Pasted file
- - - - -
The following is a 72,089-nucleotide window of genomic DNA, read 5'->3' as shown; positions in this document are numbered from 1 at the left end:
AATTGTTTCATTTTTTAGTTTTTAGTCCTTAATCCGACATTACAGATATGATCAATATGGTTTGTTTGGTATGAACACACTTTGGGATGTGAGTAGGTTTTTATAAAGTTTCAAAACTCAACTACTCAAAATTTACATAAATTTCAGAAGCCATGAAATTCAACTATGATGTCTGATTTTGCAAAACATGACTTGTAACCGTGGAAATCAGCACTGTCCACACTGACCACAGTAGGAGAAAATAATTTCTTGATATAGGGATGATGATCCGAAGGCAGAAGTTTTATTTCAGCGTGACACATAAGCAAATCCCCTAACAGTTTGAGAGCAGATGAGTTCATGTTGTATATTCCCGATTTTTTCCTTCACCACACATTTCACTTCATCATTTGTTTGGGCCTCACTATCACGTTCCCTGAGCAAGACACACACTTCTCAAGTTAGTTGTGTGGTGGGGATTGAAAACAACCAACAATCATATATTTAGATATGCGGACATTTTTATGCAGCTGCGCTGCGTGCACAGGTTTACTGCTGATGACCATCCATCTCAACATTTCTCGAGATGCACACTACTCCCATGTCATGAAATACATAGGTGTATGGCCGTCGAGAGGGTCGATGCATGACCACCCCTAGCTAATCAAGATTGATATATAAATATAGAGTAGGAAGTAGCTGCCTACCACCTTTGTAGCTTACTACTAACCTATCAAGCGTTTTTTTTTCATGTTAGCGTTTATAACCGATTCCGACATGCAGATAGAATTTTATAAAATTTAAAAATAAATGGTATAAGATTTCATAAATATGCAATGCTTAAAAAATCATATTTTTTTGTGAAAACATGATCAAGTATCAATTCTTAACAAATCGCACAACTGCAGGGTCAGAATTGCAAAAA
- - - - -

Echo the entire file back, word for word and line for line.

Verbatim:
The following is a 72,089-nucleotide window of genomic DNA, read 5'->3' as shown; positions in this document are numbered from 1 at the left end:
AATTGTTTCATTTTTTAGTTTTTAGTCCTTAATCCGACATTACAGATATGATCAATATGGTTTGTTTGGTATGAACACACTTTGGGATGTGAGTAGGTTTTTATAAAGTTTCAAAACTCAACTACTCAAAATTTACATAAATTTCAGAAGCCATGAAATTCAACTATGATGTCTGATTTTGCAAAACATGACTTGTAACCGTGGAAATCAGCACTGTCCACACTGACCACAGTAGGAGAAAATAATTTCTTGATATAGGGATGATGATCCGAAGGCAGAAGTTTTATTTCAGCGTGACACATAAGCAAATCCCCTAACAGTTTGAGAGCAGATGAGTTCATGTTGTATATTCCCGATTTTTTCCTTCACCACACATTTCACTTCATCATTTGTTTGGGCCTCACTATCACGTTCCCTGAGCAAGACACACACTTCTCAAGTTAGTTGTGTGGTGGGGATTGAAAACAACCAACAATCATATATTTAGATATGCGGACATTTTTATGCAGCTGCGCTGCGTGCACAGGTTTACTGCTGATGACCATCCATCTCAACATTTCTCGAGATGCACACTACTCCCATGTCATGAAATACATAGGTGTATGGCCGTCGAGAGGGTCGATGCATGACCACCCCTAGCTAATCAAGATTGATATATAAATATAGAGTAGGAAGTAGCTGCCTACCACCTTTGTAGCTTACTACTAACCTATCAAGCGTTTTTTTTTCATGTTAGCGTTTATAACCGATTCCGACATGCAGATAGAATTTTATAAAATTTAAAAATAAATGGTATAAGATTTCATAAATATGCAATGCTTAAAAAATCATATTTTTTTGTGAAAACATGATCAAGTATCAATTCTTAACAAATCGCACAACTGCAGGGTCAGAATTGCAAAAA